“Death, in fact, becomes the source of power-from-within – for only when we acknowledge the ultimate limits both of our power and our responsibility can we be free to bring power forth. We can act freely only when we recognize that we are neither powerless nor omnipotent; that our active will, strong as it may be, is tempered by the activity of other wills, that our needs and desires must be balanced with those others”.
I started imagining, then, what kind of questions I would address to this virus, if I could dialogue with it.
My questions are:
-What would say, if you could make a video to a community of viruses?
-What kind of dialogue would you keep with this community?
-What would you ask them?
Scorona Gift5_ Infection is Defined as the Communication of a Disease
video piece, April 10th 2020
Scorona Gift6_ Terrain and Germ
video piece, April 18th 2020
Reaction to Gift 6 – Lucia asks:
Dear Christina, I wonder about language as reality generator. I wonder about what kind of reality I generate throughout the language I’m using. If I consider language as a frame, I wonder what is the position from which I do frame what I’m interested to talk about, to spend words with, and how this position does something to the landscape, intended as complex ensemble of relationships, including the position of the observer. I wonder what are the power structures I enable when I use specific information coming from a specific context and what they do produce. The use of dialectical and rhetorical tools have a huge power as well. Thinking of your last question where you wonder about the two possibilities, the action of cleaning the tank or vaccinating the fish, meaning, the way I perceive it, taking care of the symptoms or the causes, I ask you if we could apply the same question to the language you choose for your materialization. The action of cleaning the tank, if we consider it as language, and therefore following my thoughts as reality generator, what kind of fish would make possible? Would this fish ever exist the way we see it from here or it could have the possibility to have different bodies, immunity systems or even become a mermaid?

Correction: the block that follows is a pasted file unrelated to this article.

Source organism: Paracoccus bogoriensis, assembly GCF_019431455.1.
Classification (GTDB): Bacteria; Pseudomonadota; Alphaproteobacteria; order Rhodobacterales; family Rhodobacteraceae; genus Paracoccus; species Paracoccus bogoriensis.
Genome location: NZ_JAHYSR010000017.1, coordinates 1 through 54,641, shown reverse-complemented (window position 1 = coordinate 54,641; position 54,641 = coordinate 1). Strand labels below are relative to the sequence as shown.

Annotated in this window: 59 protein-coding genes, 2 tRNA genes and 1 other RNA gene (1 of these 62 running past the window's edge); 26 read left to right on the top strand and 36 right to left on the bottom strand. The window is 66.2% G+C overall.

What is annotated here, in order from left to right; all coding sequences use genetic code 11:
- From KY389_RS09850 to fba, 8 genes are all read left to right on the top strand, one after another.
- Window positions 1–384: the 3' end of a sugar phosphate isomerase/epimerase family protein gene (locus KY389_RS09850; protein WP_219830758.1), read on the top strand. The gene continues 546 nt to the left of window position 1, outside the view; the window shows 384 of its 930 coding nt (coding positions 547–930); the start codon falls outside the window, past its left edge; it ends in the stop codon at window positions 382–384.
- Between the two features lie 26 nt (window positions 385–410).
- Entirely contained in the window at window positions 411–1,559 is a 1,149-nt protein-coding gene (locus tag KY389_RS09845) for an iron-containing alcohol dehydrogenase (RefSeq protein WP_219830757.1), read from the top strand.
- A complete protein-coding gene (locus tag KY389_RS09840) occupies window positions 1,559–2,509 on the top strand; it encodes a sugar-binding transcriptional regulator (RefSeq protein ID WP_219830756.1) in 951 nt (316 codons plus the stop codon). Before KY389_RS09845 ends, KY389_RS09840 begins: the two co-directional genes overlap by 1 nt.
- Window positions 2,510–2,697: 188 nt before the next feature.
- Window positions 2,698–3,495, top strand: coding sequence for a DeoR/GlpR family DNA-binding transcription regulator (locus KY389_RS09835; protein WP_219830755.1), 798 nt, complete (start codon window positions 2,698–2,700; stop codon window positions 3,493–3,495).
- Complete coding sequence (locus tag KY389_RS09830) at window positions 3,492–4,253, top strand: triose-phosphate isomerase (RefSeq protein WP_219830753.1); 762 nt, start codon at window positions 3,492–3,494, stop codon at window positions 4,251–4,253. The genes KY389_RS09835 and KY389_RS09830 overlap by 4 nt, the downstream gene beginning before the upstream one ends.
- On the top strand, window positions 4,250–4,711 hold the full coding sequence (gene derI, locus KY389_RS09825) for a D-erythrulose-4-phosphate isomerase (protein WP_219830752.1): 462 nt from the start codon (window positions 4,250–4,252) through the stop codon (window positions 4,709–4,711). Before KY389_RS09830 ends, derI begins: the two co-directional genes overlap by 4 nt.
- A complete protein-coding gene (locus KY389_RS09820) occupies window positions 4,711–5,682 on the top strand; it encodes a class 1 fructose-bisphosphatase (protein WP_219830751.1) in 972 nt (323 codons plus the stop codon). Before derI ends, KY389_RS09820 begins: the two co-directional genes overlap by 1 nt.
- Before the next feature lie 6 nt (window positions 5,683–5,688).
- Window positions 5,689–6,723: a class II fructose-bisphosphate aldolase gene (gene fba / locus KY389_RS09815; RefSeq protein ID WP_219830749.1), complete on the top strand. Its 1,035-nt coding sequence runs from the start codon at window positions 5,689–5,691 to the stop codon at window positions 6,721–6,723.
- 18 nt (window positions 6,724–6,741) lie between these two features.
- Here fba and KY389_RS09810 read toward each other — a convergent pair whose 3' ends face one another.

Scorona Gift7_ Biota
video piece, April 24th 2020
For the moment, this exercise has come to a halt.
The videos are on show at nadine in Brussels for a period that is determined by the CoVid19 progressions (until June 15th 2020). They can be seen safely – from the sidewalk – in the shop window.
Opening is on Wednesday, 13th of May at 18:00 –
dinA, Nieuwbrug 3 Rue du Pont Neuf, 1000 Brussels